New foreign interference documents raise questions about special rapporteur report

Click to play video: 'Redacted CSIS files presented at foreign interference inquiry'
Redacted CSIS files presented at foreign interference inquiry
WATCH: Redacted CSIS files presented at foreign interference inquiry – Apr 8, 2024

New intelligence documents published by the federal foreign interference inquiry raise questions about the conclusions of former Governor General David Johnston’s probe into the issue.

Johnston, whom Prime Minister Justin Trudeau appointed a special rapporteur on foreign interference, ruled out calling a public inquiry last May.

Had Johnston’s recommendation been accepted, a trove of national security documents released this week by the Foreign Interference Commission would have never seen the light of day.

The new information, submitted by CSIS, highlights allegations of the People’s Republic of China’s (PRC) “highly capable and motivated” activities against Canada’s democratic process and institutions.

Click to play video: 'What is the political fallout from latest foreign interference inquiry revelations?'
What is the political fallout from latest foreign interference inquiry revelations?

Some of that information appears to directly challenge Johnston’s interpretation of top-secret intelligence and the extent of foreign interference operations – principally by Beijing – in Canada.

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A spokesperson for Johnston said Friday he “is not responding to any further media inquiries about his role as Independent Special Rapporteur.”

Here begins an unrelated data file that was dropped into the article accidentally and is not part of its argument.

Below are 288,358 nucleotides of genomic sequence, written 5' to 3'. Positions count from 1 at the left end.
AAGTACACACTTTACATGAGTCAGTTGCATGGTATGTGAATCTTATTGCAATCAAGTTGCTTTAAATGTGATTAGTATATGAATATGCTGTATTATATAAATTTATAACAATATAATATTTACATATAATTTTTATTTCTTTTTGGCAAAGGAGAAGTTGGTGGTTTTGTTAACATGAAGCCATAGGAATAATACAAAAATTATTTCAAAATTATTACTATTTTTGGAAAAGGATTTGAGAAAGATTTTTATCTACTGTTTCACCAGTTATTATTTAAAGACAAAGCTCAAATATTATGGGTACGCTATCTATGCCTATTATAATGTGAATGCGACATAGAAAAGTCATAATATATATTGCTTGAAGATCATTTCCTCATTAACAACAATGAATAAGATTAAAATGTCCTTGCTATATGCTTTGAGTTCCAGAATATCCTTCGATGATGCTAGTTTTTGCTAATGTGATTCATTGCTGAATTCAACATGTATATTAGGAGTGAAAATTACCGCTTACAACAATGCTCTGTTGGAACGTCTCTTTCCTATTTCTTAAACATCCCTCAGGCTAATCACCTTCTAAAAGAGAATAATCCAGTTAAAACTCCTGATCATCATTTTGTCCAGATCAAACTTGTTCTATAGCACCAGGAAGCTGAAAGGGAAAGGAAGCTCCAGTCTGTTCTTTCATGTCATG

Secret $250,00 fund earmarked for pro-Beijing network

Late Thursday afternoon, David Vigneault, the director of the Canadian Security Intelligence Service (CSIS), revealed they had intelligence that alleges that Beijing tried to funnel approximately $250,000 to interfere with the 2019 general election.

While CSIS offered no evidence that money changed hands, the summary it put forth suggests the money was intended to be disbursed through an alleged interference network including an influential community member, a staff member of a 2019 federal candidate, and an unnamed Ontario MPP. The intelligence suggests the money was meant to benefit 11 campaigns, including seven Liberals and four Conservative candidates.

Global News first reported the existence of the alleged quarter-million-dollar fund in 2022, citing unnamed national security sources.

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But in his report released last May, Johnston called the reporting “inflammatory.”

“It appears from limited intelligence that the PRC intended for funds to be sent to seven Liberal and four Conservative federal candidates through a community organization, political staff and (possibly unwittingly) a Progressive Conservative Party of Ontario MPP,” Johnston’s report read.

“The Prime Minister pointed out that he is not briefed on matters that are not supported by reliable intelligence. No recommendations were made to any minister or the Prime Minister about this allegation, and therefore no recommendations were ignored.”